Today a science story was born and killed in just hours: this morning science lifted our spirits with this finding that coffee made us live a little longer, Wonkblog's Sarah Kliff gets all smarty pants on us by debunking the finding with this contrarian headline: "No, drinking coffee probably won’t make you live longer." Instead of getting all bummed by Kliff's downer news, understand: for every study that comes out, a host of media outlets will report to one extreme, and then some smart guy or girl will come along and prove everyone wrong, digging into the study and using other research to show that the study does not say what we all hoped and dreamed. Then, that very study will come back full circle, acting as fodder for another ingenious reporter to debunk the next study about coffee and our health.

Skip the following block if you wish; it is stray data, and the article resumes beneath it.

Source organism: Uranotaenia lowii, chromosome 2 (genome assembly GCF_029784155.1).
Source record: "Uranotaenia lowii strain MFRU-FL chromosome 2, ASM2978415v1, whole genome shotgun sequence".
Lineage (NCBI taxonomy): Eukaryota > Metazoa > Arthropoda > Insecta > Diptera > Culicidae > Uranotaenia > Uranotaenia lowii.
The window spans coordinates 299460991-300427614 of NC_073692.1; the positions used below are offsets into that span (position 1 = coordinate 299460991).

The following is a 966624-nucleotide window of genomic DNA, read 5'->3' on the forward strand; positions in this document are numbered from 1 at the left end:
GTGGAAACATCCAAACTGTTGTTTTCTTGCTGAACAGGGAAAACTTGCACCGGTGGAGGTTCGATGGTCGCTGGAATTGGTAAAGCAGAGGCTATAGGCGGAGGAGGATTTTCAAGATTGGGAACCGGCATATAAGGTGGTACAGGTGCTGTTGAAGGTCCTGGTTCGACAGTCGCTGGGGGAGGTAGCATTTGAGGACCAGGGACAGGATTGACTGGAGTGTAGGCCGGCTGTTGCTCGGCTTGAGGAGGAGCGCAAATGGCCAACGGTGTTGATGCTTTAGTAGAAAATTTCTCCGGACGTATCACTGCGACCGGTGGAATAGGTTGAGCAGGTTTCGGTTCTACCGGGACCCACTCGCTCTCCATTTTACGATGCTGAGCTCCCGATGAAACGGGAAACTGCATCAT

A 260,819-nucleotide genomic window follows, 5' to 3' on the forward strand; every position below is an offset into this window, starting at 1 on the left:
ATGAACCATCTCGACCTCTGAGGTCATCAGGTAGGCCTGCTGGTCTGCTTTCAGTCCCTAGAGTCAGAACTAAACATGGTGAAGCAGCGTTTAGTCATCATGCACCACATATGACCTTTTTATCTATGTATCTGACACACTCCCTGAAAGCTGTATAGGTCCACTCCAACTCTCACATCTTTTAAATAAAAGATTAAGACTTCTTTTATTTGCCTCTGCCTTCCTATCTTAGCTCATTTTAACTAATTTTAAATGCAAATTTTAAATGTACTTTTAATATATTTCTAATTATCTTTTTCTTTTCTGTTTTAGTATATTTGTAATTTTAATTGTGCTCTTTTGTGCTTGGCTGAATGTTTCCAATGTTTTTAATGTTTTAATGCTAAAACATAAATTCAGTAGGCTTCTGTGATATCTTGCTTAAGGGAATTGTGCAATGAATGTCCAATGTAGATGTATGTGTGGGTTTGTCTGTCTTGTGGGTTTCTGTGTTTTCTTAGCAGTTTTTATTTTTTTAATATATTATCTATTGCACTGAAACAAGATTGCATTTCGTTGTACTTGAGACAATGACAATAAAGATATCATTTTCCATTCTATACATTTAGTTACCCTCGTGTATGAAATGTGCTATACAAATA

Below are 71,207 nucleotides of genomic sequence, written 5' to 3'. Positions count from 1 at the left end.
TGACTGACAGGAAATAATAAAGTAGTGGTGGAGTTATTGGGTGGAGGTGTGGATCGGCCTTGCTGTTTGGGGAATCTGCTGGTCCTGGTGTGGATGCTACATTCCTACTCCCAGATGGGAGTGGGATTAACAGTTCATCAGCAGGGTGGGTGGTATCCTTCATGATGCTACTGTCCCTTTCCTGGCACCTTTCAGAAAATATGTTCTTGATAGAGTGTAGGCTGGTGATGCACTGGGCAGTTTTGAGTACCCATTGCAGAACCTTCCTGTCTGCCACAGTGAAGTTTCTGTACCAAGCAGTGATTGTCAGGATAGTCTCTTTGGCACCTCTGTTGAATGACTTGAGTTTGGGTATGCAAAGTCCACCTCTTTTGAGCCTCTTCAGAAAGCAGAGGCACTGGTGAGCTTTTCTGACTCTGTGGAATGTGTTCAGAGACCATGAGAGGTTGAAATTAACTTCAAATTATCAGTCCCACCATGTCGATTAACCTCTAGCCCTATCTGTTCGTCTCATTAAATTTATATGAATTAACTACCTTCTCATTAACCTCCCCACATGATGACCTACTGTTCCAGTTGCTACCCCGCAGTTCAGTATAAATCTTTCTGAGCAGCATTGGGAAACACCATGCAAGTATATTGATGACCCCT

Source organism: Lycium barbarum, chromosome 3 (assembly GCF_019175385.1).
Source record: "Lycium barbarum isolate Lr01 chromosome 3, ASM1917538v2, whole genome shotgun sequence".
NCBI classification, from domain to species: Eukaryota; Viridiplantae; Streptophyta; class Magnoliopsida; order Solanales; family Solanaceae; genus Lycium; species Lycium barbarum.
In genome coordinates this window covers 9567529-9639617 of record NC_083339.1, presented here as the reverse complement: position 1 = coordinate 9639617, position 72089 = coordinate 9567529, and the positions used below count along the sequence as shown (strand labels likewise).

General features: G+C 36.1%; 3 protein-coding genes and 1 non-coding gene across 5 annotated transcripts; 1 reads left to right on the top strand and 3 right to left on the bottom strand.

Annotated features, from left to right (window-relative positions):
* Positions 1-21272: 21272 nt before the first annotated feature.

Studies are particularly susceptible to this type of sensationalization because all media outlets rely on press releases to both receive and understand new research. Sites like Science Daily and Eureka Alert post these press releases as soon as the embargo lifts. Since research and science is complicated, reporters rely on these sites not only to find the day's latest findings, but to understand what a 60 page write-up means for non-science people. University communications departments put the findings into nice digestible little sound-bites, complete with quotes from the researchers. And since they too want pick-up, they often slap their own snappy headline on the write-up. That coffee study, for example, had the following headline along with the National Institute of Health press release: "NIH study finds that coffee drinkers have lower risk of death." So that's where these news organizations get that idea in the first place. So, we see the following headlines: